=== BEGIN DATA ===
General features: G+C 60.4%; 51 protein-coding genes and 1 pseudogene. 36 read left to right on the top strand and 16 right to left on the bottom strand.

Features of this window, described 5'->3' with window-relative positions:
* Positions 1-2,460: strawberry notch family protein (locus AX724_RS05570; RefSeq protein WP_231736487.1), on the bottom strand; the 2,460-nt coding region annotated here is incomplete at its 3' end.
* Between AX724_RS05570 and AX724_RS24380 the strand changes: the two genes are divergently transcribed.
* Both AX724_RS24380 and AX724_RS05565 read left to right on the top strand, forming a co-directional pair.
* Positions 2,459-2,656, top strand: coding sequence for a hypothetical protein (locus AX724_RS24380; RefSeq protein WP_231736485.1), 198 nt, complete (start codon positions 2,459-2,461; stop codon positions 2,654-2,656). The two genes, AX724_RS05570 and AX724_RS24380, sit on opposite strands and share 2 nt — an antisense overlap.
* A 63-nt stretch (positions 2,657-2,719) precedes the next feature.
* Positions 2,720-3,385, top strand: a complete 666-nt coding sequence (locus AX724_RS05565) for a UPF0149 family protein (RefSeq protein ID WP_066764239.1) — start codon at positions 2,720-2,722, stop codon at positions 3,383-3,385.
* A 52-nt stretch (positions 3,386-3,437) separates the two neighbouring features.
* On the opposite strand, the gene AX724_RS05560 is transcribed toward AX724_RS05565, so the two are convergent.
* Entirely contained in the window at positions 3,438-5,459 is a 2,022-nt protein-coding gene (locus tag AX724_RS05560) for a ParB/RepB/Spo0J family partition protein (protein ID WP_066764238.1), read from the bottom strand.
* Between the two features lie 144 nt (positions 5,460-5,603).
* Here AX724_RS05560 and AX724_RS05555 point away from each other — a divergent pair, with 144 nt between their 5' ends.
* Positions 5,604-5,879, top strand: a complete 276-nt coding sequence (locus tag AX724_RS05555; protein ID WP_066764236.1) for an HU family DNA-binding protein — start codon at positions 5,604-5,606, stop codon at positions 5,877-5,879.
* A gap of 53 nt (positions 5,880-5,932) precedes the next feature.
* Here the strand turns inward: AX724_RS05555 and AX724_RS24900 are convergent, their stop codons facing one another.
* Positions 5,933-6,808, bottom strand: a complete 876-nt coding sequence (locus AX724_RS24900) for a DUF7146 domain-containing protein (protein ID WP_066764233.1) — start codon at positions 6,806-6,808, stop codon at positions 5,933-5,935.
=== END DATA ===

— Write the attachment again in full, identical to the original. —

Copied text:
General features: G+C 60.4%; 51 protein-coding genes and 1 pseudogene. 36 read left to right on the top strand and 16 right to left on the bottom strand.

Features of this window, described 5'->3' with window-relative positions:
* Positions 1-2,460: strawberry notch family protein (locus AX724_RS05570; RefSeq protein WP_231736487.1), on the bottom strand; the 2,460-nt coding region annotated here is incomplete at its 3' end.
* Between AX724_RS05570 and AX724_RS24380 the strand changes: the two genes are divergently transcribed.
* Both AX724_RS24380 and AX724_RS05565 read left to right on the top strand, forming a co-directional pair.
* Positions 2,459-2,656, top strand: coding sequence for a hypothetical protein (locus AX724_RS24380; RefSeq protein WP_231736485.1), 198 nt, complete (start codon positions 2,459-2,461; stop codon positions 2,654-2,656). The two genes, AX724_RS05570 and AX724_RS24380, sit on opposite strands and share 2 nt — an antisense overlap.
* A 63-nt stretch (positions 2,657-2,719) precedes the next feature.
* Positions 2,720-3,385, top strand: a complete 666-nt coding sequence (locus AX724_RS05565) for a UPF0149 family protein (RefSeq protein ID WP_066764239.1) — start codon at positions 2,720-2,722, stop codon at positions 3,383-3,385.
* A 52-nt stretch (positions 3,386-3,437) separates the two neighbouring features.
* On the opposite strand, the gene AX724_RS05560 is transcribed toward AX724_RS05565, so the two are convergent.
* Entirely contained in the window at positions 3,438-5,459 is a 2,022-nt protein-coding gene (locus tag AX724_RS05560) for a ParB/RepB/Spo0J family partition protein (protein ID WP_066764238.1), read from the bottom strand.
* Between the two features lie 144 nt (positions 5,460-5,603).
* Here AX724_RS05560 and AX724_RS05555 point away from each other — a divergent pair, with 144 nt between their 5' ends.
* Positions 5,604-5,879, top strand: a complete 276-nt coding sequence (locus tag AX724_RS05555; protein ID WP_066764236.1) for an HU family DNA-binding protein — start codon at positions 5,604-5,606, stop codon at positions 5,877-5,879.
* A gap of 53 nt (positions 5,880-5,932) precedes the next feature.
* Here the strand turns inward: AX724_RS05555 and AX724_RS24900 are convergent, their stop codons facing one another.
* Positions 5,933-6,808, bottom strand: a complete 876-nt coding sequence (locus AX724_RS24900) for a DUF7146 domain-containing protein (protein ID WP_066764233.1) — start codon at positions 6,806-6,808, stop codon at positions 5,933-5,935.